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| 1 minute read

When a picture isn't worth a 1,000 words: LinkedIn penalises image previews on posts

Thanks to Theo Smith's post I've seen a massive increase in views, clicks, likes and comments on posts I've shared on LinkedIn. How? I've stopped using the image preview feature (by which I mean the rich link, where a picture pops up as below). 

Here is how I used to typically post links to LinkedIn, as you can see, this recent one didn't go too well:

Pretty disappointing results for a post that's been popular elsewhere. I decided to re-share this post half-an-hour ago. In that space of time, it has already overtaken in number of views, and got 1 like and 3 clicks, so it seems it's received twice as much visibility on the network already:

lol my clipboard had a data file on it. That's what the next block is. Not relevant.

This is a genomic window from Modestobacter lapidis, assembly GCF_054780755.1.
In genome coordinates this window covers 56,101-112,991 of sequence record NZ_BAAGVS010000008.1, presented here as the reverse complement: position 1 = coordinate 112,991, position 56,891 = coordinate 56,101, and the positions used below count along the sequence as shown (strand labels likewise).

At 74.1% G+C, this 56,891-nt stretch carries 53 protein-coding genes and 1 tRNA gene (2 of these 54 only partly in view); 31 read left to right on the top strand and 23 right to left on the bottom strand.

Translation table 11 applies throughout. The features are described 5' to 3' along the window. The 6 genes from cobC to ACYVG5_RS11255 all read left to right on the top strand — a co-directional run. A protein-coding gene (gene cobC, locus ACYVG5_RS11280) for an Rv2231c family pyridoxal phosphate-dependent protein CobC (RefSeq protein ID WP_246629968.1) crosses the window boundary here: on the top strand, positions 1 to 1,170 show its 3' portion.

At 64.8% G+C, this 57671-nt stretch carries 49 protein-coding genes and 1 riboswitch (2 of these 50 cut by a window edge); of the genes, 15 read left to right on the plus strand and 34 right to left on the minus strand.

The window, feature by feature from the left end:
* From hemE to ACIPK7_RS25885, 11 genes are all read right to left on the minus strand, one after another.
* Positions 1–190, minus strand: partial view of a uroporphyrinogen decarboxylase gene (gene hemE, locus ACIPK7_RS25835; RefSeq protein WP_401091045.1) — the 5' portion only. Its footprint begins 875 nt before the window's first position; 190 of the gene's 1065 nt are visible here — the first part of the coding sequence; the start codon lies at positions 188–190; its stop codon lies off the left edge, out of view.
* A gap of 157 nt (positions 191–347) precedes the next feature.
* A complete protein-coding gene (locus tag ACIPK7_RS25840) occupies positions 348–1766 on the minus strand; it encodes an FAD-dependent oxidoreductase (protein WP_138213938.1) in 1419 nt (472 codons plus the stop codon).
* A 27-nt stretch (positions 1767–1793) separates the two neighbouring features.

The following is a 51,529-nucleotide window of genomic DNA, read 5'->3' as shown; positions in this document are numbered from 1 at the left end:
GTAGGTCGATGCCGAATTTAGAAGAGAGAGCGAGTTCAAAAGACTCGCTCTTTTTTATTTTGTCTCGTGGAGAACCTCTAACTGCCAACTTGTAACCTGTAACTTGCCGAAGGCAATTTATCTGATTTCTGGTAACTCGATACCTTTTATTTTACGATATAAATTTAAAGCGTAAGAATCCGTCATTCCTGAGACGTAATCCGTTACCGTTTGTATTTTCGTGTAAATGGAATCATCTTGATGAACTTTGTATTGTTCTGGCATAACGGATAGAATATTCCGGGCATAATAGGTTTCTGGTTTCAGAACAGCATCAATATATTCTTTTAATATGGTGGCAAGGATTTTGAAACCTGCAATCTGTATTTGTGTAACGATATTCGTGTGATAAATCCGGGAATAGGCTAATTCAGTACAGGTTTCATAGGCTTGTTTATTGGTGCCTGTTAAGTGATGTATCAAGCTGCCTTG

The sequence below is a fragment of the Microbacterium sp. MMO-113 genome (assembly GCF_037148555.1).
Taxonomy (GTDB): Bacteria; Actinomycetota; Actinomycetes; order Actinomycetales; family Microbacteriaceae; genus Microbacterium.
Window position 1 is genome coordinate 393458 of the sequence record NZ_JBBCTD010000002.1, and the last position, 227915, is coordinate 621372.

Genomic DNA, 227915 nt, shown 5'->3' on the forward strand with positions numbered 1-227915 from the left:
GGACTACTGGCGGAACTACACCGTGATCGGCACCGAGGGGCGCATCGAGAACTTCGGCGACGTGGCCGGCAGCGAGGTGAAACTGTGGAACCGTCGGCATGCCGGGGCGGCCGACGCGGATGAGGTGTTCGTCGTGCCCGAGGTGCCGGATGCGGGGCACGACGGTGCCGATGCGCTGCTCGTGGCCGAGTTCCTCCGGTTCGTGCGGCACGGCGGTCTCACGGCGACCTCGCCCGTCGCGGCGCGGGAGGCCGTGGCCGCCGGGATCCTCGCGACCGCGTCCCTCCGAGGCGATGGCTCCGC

What's interesting is that LinkedIn automatically generates an image preview, so if you're posting directly (or using Buffer), you'll need to physically remove the preview to try this trick:

Generally speaking, when you post on LinkedIn, you get a much longer tail of visibility and interaction than on other networks, so here's another example of a post shared a week ago, without an image preview:

The difference is pretty striking. While this technique might not last forever, it's worth giving it a try right now to make sure the right people get an opportunity to read your content.

Linkedin is prioritising original posts over those with links and specifically with images. You'll achieve around 10x more views if you post without an image! As you can see below I posted one of my recent blogs with a link and an image. Over several weeks this received 110 views.


content marketing, b2b marketing, linkedin, top tips, social media

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